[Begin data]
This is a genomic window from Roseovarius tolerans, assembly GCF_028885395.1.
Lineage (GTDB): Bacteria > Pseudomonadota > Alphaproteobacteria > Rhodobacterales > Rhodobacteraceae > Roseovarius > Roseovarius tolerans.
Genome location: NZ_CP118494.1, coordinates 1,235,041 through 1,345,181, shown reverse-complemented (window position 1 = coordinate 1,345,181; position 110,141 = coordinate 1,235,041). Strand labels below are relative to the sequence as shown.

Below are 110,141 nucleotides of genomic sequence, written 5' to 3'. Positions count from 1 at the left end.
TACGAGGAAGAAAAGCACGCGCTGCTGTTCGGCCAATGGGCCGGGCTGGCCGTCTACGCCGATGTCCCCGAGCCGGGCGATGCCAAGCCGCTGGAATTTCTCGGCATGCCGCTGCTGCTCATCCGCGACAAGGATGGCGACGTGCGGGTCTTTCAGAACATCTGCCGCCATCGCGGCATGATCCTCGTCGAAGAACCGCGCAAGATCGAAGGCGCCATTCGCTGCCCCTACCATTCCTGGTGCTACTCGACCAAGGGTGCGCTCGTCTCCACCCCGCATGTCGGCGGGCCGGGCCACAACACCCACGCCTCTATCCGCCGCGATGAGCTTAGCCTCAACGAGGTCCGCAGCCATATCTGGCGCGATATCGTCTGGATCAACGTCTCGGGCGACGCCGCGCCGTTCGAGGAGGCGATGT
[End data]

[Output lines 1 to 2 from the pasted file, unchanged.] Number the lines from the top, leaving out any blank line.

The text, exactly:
This is a genomic window from Roseovarius tolerans, assembly GCF_028885395.1.
Lineage (GTDB): Bacteria > Pseudomonadota > Alphaproteobacteria > Rhodobacterales > Rhodobacteraceae > Roseovarius > Roseovarius tolerans.